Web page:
The hand-hewn stone and intricate timber framing of Wilmington, Delaware’s Immanuel Church Highlands takes any audience back in time, so it was the perfect, intimate setting for Piffaro’s Christmas offering, Es ist ein Ros. The well-known, much-lauded Renaissance band (which had already performed the concert twice in Philadelphia) was in splendid form.
All is calm, all is bright
Multi-instrumentalists all (sometimes seeming to play two or three instruments at once), the exceptional ensemble was composed of Joan Kimball, Bob Wiemken, Greg Ingles, and Grant and Priscilla Herreid. They were joined by guest artists Erik Schmalz (sackbut, recorder, and krumhorn) and soprano Jessica Beebe.
Together, the musicians played more than 40 Renaissance instruments, recorders, shawms, lute, theorbo, percussion, and bagpipes among them. So you might expect the music to be esoteric and challenging. But Piffaro has the gift of translating their formidable musicology and scholarship into performances that are the exact opposite. The concert was (as usual) engaging, accessible, and uplifting. Suddenly, amid holiday crowds and hurly-burly, here was an oasis of joyous calm.
The program — which never felt forced or molded into shape — was an intricate construction winningly conceived by Wiemken and Kimball. Each of the concert’s seven sections had a title (“Praise & Rejoicing,” “Wechselgesang: The Christmas Story,” etc.) and was illuminated by projections of period artwork and lyrics seamlessly integrated into the performance.
These were German carols of the Reformation period, and many of them, like “Resonet in laudibus” or “In dulci jubilo,” are still-sung holiday tunes. Each section was shaped into a suite with settings featuring differing instruments in arrangements by different composers. Some, such as Michael Praetorius or Hans Leo Hassler, are familiar, but others (Isaac Posch, Leonhard Paminger, Adam Gumpelzhaimer) were new to me. And some was the work of that ubiquitous composer, Anonymous.
Because these are carols, the concert featured a singer, Jessica Beebe. Her elegant lyric soprano was perfectly attuned to the period. Beebe opened the concert by progressing up the center aisle accompanied by Grant Herreid on lute, a magical effect from the start.
Throughout, the music was drawn from the 15th- and 16th-century Renaissance, with some early-17th-century, bordering-on-Baroque offerings. The title work, “Est is ein Ros,” is one of the most resonant of all Christmas texts, and it was sung and played to perfection in a version by Praetorius that must be one of that prolific composer’s loveliest settings. Another highlight was Christoph Bernhard’s “Currite,” a lively work for theorbo, recorders and soprano with ornamentation that musically exhorted the lagging shepherds to hurry along. In every one of this concert’s 45 “movements,” the ensemble played with clear joy and impeccable musicianship.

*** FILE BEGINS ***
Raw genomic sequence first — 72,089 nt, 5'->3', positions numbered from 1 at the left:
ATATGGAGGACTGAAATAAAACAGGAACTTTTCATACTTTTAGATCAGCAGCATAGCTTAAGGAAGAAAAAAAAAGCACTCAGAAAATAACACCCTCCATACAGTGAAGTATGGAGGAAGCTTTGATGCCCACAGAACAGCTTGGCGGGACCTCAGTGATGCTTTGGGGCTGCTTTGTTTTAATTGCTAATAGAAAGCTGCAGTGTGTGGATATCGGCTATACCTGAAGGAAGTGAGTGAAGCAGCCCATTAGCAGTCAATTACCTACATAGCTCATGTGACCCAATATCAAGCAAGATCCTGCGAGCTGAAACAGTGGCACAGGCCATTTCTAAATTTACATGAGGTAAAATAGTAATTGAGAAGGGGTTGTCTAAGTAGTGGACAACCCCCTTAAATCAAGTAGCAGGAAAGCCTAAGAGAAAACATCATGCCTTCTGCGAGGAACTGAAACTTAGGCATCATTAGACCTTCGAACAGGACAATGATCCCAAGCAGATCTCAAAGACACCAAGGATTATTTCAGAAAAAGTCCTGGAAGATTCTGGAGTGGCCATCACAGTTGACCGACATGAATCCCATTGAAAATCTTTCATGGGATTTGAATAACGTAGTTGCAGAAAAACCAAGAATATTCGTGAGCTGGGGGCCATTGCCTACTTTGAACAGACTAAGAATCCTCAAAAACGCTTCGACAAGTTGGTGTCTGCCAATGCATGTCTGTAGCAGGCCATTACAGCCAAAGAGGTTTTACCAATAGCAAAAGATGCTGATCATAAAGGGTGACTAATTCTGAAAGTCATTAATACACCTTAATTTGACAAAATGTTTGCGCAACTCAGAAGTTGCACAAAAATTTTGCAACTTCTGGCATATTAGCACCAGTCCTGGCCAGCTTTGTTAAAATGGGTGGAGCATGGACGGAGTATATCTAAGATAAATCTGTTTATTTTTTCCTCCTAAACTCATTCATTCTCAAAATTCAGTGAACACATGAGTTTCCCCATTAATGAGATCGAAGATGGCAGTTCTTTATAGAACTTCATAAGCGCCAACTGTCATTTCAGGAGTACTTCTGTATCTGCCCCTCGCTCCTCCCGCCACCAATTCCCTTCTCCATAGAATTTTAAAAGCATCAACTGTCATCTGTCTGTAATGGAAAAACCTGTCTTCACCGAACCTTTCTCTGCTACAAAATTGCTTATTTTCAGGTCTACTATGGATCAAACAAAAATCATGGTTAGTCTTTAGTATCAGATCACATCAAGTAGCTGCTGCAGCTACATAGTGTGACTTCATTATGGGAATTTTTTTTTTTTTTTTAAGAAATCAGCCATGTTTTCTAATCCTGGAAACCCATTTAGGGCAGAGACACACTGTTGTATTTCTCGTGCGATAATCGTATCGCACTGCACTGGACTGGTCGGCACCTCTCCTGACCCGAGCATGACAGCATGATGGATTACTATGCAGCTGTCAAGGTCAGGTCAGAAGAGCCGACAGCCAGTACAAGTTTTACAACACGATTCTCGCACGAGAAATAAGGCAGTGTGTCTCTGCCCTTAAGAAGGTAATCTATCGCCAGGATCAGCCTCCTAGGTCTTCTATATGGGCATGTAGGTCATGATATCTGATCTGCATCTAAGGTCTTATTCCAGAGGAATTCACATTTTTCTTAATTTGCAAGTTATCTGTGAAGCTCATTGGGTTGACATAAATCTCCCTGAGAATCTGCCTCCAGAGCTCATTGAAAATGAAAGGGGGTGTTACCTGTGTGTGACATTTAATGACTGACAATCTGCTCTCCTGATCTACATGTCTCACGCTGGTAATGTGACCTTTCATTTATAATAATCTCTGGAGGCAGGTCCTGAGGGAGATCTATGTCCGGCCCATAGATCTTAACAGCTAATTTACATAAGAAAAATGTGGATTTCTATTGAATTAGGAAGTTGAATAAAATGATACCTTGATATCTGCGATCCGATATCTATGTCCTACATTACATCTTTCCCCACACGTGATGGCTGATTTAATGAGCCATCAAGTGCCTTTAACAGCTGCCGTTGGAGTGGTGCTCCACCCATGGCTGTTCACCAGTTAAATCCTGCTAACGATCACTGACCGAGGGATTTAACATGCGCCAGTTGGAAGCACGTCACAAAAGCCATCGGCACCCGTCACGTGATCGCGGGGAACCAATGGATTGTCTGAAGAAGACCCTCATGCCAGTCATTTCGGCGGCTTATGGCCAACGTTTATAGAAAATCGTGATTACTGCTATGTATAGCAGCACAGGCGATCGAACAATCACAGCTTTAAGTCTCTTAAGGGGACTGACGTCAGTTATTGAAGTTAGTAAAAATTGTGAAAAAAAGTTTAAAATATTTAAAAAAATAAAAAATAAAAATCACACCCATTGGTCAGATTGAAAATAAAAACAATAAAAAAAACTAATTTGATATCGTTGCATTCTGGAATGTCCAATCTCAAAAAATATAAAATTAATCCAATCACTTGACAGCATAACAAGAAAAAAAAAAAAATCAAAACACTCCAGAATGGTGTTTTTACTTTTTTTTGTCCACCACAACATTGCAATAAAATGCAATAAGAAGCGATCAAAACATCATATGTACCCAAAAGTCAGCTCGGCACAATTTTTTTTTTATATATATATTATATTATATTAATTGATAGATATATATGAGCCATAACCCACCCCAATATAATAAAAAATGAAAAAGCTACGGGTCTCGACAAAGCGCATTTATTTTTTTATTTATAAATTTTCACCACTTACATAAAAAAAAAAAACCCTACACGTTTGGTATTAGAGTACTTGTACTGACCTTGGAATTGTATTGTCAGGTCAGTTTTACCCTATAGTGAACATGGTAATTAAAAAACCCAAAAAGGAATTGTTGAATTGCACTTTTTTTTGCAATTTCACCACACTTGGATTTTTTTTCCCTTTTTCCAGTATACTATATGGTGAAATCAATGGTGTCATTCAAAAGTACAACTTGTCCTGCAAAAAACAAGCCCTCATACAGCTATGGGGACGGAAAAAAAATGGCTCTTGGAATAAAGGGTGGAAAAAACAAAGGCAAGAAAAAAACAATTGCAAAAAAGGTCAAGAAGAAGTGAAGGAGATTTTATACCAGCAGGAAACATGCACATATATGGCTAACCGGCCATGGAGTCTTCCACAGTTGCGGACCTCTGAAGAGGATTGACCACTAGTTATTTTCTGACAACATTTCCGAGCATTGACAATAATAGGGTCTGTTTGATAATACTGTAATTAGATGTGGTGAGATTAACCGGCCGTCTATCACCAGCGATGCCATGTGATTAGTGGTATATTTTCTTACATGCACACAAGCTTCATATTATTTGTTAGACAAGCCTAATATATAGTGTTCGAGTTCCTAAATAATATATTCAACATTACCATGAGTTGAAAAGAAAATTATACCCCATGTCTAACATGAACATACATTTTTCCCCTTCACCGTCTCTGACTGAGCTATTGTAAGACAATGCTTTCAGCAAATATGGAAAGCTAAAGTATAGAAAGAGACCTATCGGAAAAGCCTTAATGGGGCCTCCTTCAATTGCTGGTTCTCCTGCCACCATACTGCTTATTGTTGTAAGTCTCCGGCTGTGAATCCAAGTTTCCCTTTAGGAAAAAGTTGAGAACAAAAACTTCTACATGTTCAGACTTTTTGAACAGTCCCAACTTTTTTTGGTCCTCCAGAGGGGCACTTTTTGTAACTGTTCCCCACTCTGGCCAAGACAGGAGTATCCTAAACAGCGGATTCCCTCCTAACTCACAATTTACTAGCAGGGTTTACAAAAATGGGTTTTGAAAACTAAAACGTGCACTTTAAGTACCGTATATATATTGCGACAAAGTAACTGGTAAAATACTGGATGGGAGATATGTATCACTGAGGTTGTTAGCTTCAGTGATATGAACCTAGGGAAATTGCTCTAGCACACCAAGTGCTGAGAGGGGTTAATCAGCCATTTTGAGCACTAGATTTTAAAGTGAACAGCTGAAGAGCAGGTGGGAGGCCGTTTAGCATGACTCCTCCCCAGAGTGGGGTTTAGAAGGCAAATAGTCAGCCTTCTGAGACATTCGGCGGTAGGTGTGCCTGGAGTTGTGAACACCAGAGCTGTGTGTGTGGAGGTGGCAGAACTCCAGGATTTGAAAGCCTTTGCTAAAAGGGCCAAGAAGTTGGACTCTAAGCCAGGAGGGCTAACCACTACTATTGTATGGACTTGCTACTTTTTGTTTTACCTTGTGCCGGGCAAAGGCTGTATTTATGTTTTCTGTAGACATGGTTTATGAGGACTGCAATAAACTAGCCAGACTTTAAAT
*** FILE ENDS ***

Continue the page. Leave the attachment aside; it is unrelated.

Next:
Unlike some chamber works, this music was not written for the court or for performance in a noble setting. It was written for people to hear and then to sing, mostly in church. There would be settings for a soloist or choir, a musical interlude, and then verses for the congregation to join. Piffaro followed this tradition. The program included two pieces of sheet music, and at the indicated times, the audience enthusiastically sang along in German.
For us today, it’s tempting — and rather delicious — to fantasize about this period as a simple time. But of course, that’s not really the case. These works were often created as a response to or a respite from conflict. After all, most of it was written during the turbulent Reformation, which Piffaro memorializes this current season.
Still, along with other fantasies of the holiday, it’s replenishing to enter for a time, however brief, into a belief of simpler days and beautiful music that takes away our cares, lifting and inspiring today as it did then.